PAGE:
With the DGMOs’ hotline communication and joint ceasefire announcements, are India-Pakistan relations on the mend?
Apparently the ceasefire agreement is a first step towards normalisation of relations between two nuclear-powered neighbours. It will bring immediate relief along the Line of Control (LoC), for both the armed forces and the civilian population. However, much more seriousness and resolve is required to take the process to an irreversible level. Foremost would be the cessation of Indian atrocities in Indian occupied Kashmir to build further trust and prepare the grounds for political level talks. From there on, the road to ultimate peace would emerge.
Therefore, the real test would be an Indian change of heart inside occupied Kashmir, otherwise this temporary peace along the LoC will not hold for very long. Moreover, there should be little doubt that this has happened due to cajoling by the USA, as it wishes to dampen Indo-Pak tensions, to further its own interests in the region.
While it is still early days, one hopes that the Biden administration will serve as a moderating factor in India, as the Democrats are traditionally sensitive to human rights violations. The Biden administration’s quiet back-channel pressure could have possibly led to a ceasefire agreement. It seems to be treating human rights in South Asia seriously, compared to the previous two administrations. Moreover, the State Department has welcomed the resumption of 4G mobile internet in occupied Jammu and Kashmir, while showing interest in continued political and economic improvement, in order to restore normalcy to the occupied Valley.
However, the occupied J&K’s human rights situation has been bleak since August 2019, with India’s annexation move, as well as the hostile treatment of minorities in the country, at large. The situation has been deteriorating over the last three years, with the Indian press under pressure and an undeclared censorship taking place due to fear of reprisals by the RSS and BJP.
India’s human rights violations have generated anti-BJP sentiment abroad, in major US and UK media such as the Washington Post, Guardian, and New York Times.
India needs to correct this, to be able to forge ahead with the relations previously reached during the Trump administration. If that happens, it could lead to a softening of its position, with a direct bearing on India-Pakistan relations.
The ceasefire agreement can be seen as an initiative backed by the new Biden administration, whereas India’s sincerity is suspect. India has been trying to isolate Pakistan since 1947. However, the ceasefire announcement could be looked at as a face-saving measure to counter mounting pressure from the Western world due to India’s increasing human rights violations. The annexation of Indian occupied Jammu & Kashmir in 2019 garnered criticism from Western media as well as international human rights watchdogs and organisations.
Additionally, secularism and the democratic right to protest is under threat in India with the BJP government in place which has had a worsening impact as the state attacks farmers and minorities, mainly Muslims, Dalits, and Sikhs. The Western world, championing ideals of human rights, can’t see eye to eye with India because of these gross violations.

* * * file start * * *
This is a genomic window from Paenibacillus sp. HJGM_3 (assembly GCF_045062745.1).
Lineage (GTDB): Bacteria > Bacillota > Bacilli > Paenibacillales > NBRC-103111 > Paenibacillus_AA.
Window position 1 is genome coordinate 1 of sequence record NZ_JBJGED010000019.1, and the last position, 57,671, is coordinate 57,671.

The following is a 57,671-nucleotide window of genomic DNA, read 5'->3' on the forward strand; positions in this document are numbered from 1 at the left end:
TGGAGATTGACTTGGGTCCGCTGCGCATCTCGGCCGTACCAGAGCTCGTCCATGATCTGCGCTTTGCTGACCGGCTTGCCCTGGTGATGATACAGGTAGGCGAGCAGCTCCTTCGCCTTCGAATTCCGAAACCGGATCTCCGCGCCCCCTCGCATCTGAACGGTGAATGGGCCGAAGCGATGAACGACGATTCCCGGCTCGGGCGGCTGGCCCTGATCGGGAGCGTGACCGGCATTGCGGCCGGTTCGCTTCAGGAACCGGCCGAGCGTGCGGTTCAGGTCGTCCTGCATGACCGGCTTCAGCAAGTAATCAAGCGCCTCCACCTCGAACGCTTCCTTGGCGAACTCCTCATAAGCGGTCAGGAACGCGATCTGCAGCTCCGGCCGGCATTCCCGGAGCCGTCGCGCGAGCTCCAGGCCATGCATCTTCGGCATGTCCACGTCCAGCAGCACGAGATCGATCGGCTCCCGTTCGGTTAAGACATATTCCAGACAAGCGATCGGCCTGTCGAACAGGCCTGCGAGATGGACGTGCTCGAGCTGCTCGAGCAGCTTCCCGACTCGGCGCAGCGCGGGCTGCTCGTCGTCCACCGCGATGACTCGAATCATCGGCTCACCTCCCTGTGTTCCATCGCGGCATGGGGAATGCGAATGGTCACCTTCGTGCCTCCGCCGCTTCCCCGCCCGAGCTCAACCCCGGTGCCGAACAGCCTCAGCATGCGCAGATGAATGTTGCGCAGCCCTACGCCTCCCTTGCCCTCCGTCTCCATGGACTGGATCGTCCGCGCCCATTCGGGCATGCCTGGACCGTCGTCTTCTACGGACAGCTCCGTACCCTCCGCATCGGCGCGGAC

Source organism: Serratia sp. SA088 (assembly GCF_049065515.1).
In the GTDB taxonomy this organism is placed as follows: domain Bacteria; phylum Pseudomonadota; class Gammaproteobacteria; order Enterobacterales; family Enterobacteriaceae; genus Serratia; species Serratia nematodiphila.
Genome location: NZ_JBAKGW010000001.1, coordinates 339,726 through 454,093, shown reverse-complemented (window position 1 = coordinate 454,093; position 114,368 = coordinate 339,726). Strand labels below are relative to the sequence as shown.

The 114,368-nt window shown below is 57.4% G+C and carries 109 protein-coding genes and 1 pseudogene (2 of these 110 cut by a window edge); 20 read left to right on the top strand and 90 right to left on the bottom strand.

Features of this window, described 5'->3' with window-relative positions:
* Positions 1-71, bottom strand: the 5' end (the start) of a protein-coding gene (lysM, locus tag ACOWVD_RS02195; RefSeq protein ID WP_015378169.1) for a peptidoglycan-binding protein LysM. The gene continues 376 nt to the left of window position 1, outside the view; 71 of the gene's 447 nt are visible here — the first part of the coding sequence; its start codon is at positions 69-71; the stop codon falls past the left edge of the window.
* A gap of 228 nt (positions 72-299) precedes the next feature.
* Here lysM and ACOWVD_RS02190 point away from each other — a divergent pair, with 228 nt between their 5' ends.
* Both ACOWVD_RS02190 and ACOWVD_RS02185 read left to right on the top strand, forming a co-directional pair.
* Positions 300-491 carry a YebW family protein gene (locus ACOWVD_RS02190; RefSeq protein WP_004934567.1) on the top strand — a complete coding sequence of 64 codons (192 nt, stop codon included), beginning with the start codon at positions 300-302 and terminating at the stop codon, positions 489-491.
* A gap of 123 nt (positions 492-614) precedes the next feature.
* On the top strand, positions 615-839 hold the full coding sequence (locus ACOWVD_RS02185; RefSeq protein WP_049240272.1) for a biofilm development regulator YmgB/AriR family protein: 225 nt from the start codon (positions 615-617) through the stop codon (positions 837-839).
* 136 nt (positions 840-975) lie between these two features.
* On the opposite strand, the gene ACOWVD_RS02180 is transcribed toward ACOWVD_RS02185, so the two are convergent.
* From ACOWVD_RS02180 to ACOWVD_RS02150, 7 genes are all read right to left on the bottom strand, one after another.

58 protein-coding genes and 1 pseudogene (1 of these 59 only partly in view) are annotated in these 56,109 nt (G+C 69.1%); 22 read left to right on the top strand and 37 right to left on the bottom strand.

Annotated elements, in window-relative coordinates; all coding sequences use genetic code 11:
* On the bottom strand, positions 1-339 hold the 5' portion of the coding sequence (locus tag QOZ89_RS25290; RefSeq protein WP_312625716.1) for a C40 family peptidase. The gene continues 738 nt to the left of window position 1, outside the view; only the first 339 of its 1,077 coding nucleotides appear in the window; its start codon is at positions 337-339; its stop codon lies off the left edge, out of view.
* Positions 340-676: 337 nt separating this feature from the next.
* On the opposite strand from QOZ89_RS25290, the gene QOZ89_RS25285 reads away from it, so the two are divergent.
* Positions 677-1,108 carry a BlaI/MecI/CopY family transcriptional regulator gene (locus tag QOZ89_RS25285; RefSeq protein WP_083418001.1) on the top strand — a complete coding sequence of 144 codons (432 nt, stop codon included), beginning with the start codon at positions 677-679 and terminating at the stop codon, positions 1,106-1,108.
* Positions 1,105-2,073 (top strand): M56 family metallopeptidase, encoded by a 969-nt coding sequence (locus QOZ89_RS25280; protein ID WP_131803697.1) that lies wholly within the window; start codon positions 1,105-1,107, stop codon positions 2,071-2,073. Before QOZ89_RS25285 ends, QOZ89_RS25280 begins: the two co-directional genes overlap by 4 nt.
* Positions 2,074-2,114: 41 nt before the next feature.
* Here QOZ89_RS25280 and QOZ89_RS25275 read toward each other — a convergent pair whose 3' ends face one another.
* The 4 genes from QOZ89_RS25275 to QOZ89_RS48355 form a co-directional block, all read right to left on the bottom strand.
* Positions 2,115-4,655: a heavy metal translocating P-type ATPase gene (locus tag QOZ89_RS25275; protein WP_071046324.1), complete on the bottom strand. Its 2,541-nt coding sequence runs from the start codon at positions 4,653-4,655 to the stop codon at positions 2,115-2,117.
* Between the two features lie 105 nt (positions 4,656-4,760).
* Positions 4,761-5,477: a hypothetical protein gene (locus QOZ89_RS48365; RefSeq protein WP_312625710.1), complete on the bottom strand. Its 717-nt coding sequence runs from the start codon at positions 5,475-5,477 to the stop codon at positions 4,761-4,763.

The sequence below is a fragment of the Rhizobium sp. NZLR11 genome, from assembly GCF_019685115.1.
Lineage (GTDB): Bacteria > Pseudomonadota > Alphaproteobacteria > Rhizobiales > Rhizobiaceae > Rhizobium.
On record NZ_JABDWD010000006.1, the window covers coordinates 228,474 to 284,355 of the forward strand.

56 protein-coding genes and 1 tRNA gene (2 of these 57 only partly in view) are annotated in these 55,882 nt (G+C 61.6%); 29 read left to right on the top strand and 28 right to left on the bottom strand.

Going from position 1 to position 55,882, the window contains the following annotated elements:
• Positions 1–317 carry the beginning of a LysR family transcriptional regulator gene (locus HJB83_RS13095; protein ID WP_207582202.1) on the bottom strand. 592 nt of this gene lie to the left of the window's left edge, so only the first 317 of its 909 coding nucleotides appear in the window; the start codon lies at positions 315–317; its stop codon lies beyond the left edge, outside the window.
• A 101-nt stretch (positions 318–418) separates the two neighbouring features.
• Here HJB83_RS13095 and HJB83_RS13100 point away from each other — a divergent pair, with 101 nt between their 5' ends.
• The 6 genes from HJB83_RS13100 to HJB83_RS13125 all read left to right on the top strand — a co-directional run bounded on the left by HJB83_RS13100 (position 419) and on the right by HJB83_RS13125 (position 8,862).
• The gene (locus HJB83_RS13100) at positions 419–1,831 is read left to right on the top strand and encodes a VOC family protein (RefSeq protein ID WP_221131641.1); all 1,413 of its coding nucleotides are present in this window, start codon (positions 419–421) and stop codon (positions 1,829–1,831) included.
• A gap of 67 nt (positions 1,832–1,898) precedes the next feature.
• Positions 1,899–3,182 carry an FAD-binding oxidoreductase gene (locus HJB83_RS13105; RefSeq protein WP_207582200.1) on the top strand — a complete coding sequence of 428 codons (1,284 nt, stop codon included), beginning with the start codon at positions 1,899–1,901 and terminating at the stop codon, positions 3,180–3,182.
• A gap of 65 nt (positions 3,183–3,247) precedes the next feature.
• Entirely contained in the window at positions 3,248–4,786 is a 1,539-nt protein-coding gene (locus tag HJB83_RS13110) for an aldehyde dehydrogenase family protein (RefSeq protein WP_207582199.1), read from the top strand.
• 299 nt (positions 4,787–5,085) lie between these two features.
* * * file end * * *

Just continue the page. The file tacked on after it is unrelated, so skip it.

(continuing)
Moreover, joint announcements seem arbitrary from the Indian side, as it is trying to buy time to take complete control of the Valley, where it intends to change the demographic and distract national and international critics. It wouldn’t be wrong to call this a bitter pill for India, where its priority has become some semblance of positive image-making in front of the rest of the world, with the internal state in shambles. India’s main goal now is to cover up the atrocities taking place within. On the other hand, with recent developments in place, Pakistan should demand the reversal of the annexation of occupied Jammu & Kashmir, before normalising relations, as this ceasefire announcement could prove to be mere opportunism from the Indian side.
It has been Pakistan’s utmost desire to formulate a ceasefire agreement. Whenever there was a local, indigenous uprising in Indian occupied Kashmir, the Indian government linked it with the Line of Control (LoC), and this has been happening since PM Modi came to office. What is needed at the moment are legal frameworks, along with third-party intervention, which would help in normalisation of relations.
India and Pakistan have been talking behind the scenes, since there has been international pressure on India because of which it doesn’t want to show a hard face to the Biden administration. Efforts for peace and reconciliation have been emanating from the Pakistani government for confidence-building measures at the LoC.
One more thing that has been visible in Pakistan is military diplomacy, which has been effective. The military has the institutional memory to deal with India. The military on both sides has the support of its leaders as they are working to attempt confidence-building measures (CBMs) in the coming days. Pakistan’s unelected officials have shown interest in having economic ties with the whole region, therefore, Indian partnership would be required for comprehensive growth.
Pakistan is on the path of economic recovery and stability, for which it looks forward to mending of ties with all its neighbouring countries, including India. Lastly, outstanding bilateral disputes must be discussed during CBMs when a minimum common agenda is recognised by both countries. Joint announcements are a positive gesture coming from both the governments, and should be viewed from a lens of positivity.